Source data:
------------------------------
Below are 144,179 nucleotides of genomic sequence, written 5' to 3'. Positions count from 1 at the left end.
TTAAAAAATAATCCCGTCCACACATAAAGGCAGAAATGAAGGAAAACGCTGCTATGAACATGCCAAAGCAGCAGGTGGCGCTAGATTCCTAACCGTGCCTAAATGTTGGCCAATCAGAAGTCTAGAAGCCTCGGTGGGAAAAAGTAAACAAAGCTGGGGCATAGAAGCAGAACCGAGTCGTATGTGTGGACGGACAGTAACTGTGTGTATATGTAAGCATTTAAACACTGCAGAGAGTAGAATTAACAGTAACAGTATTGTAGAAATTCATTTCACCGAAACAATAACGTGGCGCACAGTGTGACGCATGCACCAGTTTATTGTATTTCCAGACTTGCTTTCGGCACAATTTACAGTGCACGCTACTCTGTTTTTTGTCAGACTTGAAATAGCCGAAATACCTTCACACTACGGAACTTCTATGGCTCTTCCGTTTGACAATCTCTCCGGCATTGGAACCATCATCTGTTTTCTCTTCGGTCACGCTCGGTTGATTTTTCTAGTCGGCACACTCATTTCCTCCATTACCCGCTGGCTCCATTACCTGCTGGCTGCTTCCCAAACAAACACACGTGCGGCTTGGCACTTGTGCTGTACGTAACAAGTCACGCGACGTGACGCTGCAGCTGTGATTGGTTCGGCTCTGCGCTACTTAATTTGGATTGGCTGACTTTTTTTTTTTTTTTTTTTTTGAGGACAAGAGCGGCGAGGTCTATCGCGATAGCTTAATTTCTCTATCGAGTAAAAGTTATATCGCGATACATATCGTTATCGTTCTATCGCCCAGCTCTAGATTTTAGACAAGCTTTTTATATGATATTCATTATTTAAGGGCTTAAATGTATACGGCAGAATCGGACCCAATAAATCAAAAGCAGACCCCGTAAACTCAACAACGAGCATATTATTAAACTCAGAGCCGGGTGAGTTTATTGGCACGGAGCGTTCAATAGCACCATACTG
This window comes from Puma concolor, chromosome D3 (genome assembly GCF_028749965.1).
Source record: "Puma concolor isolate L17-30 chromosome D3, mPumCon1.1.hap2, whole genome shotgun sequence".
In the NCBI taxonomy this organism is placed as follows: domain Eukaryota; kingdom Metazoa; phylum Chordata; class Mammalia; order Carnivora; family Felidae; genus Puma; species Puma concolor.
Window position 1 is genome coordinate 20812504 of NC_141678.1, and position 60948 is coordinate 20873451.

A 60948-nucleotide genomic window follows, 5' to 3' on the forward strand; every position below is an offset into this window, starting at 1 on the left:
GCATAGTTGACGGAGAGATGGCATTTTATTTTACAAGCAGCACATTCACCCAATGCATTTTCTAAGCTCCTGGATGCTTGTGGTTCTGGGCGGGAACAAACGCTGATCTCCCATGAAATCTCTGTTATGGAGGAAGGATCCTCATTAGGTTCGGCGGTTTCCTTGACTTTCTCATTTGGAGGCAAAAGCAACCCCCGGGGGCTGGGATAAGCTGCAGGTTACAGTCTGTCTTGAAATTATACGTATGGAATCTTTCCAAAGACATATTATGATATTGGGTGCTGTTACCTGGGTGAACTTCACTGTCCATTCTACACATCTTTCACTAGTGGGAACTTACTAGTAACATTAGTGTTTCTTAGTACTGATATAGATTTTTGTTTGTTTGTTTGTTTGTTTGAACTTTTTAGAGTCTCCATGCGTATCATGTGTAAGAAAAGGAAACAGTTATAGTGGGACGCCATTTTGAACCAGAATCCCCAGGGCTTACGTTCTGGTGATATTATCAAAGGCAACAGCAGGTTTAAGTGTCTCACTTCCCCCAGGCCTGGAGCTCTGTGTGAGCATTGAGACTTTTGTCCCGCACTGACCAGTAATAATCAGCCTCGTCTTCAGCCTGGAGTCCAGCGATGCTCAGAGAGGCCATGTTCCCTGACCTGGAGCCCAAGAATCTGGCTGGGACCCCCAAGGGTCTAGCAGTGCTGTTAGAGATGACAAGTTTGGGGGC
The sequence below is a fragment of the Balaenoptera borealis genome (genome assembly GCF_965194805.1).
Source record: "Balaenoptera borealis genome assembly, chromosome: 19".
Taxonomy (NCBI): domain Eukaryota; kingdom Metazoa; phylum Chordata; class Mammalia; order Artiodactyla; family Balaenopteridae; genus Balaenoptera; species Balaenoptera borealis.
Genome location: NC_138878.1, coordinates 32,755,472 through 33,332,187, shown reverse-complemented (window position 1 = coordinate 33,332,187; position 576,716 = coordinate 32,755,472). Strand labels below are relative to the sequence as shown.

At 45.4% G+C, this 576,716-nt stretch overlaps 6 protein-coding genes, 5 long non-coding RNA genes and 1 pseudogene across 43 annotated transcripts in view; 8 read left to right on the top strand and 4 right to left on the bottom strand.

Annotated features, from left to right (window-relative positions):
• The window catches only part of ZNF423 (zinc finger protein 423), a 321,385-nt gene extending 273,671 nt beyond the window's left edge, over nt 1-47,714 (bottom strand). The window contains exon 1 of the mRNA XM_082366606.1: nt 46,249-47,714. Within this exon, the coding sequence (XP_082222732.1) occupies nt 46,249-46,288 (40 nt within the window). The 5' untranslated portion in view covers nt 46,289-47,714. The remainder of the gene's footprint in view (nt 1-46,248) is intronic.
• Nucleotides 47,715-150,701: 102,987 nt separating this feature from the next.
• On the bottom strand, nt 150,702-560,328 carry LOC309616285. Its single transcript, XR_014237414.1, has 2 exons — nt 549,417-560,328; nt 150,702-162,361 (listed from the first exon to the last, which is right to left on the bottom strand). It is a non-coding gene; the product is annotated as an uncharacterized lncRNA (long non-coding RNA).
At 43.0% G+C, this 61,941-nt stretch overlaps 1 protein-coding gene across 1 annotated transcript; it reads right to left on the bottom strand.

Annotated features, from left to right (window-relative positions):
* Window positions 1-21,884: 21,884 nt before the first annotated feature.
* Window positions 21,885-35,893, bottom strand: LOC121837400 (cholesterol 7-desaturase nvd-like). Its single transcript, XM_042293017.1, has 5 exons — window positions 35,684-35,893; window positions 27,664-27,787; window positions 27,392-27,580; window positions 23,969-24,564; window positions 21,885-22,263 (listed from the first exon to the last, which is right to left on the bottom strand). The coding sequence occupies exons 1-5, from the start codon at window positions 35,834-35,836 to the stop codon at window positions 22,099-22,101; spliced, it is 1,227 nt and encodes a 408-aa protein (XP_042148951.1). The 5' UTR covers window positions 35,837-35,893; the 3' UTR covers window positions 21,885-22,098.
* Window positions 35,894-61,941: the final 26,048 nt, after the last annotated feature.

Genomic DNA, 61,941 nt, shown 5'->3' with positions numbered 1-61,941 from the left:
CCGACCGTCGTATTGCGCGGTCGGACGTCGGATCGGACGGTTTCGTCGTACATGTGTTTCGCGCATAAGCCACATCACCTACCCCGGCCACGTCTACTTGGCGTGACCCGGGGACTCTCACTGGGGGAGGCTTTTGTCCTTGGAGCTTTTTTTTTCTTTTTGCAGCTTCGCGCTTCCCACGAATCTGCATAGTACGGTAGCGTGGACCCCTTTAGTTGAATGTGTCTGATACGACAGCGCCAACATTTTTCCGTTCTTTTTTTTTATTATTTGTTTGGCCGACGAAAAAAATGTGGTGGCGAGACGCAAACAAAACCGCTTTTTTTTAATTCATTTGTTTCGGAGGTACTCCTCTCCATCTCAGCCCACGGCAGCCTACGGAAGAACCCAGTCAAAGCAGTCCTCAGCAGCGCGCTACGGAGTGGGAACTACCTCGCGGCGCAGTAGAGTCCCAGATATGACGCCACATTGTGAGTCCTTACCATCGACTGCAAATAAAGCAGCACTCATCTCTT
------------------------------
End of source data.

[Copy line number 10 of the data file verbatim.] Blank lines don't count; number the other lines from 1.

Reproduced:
Source record: "Balaenoptera borealis genome assembly, chromosome: 19".